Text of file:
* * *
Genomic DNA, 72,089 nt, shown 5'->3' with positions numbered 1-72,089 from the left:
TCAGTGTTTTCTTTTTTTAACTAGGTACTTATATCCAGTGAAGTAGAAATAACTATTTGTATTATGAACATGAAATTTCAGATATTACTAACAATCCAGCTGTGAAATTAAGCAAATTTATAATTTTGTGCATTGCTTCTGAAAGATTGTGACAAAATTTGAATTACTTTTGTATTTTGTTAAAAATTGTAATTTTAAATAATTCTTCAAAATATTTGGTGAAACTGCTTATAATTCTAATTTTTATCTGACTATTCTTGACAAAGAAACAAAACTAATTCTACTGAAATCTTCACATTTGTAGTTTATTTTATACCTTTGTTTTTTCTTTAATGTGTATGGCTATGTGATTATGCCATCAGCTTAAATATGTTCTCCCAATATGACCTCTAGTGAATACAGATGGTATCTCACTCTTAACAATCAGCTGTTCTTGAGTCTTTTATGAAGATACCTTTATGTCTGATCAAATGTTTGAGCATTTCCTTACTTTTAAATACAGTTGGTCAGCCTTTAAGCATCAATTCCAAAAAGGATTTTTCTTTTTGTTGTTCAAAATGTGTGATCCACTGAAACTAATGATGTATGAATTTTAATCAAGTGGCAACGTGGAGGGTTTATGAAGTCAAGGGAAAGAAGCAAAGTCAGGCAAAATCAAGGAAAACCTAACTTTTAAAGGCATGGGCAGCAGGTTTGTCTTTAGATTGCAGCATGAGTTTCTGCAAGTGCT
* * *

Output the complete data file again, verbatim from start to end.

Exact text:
Genomic DNA, 72,089 nt, shown 5'->3' with positions numbered 1-72,089 from the left:
TCAGTGTTTTCTTTTTTTAACTAGGTACTTATATCCAGTGAAGTAGAAATAACTATTTGTATTATGAACATGAAATTTCAGATATTACTAACAATCCAGCTGTGAAATTAAGCAAATTTATAATTTTGTGCATTGCTTCTGAAAGATTGTGACAAAATTTGAATTACTTTTGTATTTTGTTAAAAATTGTAATTTTAAATAATTCTTCAAAATATTTGGTGAAACTGCTTATAATTCTAATTTTTATCTGACTATTCTTGACAAAGAAACAAAACTAATTCTACTGAAATCTTCACATTTGTAGTTTATTTTATACCTTTGTTTTTTCTTTAATGTGTATGGCTATGTGATTATGCCATCAGCTTAAATATGTTCTCCCAATATGACCTCTAGTGAATACAGATGGTATCTCACTCTTAACAATCAGCTGTTCTTGAGTCTTTTATGAAGATACCTTTATGTCTGATCAAATGTTTGAGCATTTCCTTACTTTTAAATACAGTTGGTCAGCCTTTAAGCATCAATTCCAAAAAGGATTTTTCTTTTTGTTGTTCAAAATGTGTGATCCACTGAAACTAATGATGTATGAATTTTAATCAAGTGGCAACGTGGAGGGTTTATGAAGTCAAGGGAAAGAAGCAAAGTCAGGCAAAATCAAGGAAAACCTAACTTTTAAAGGCATGGGCAGCAGGTTTGTCTTTAGATTGCAGCATGAGTTTCTGCAAGTGCT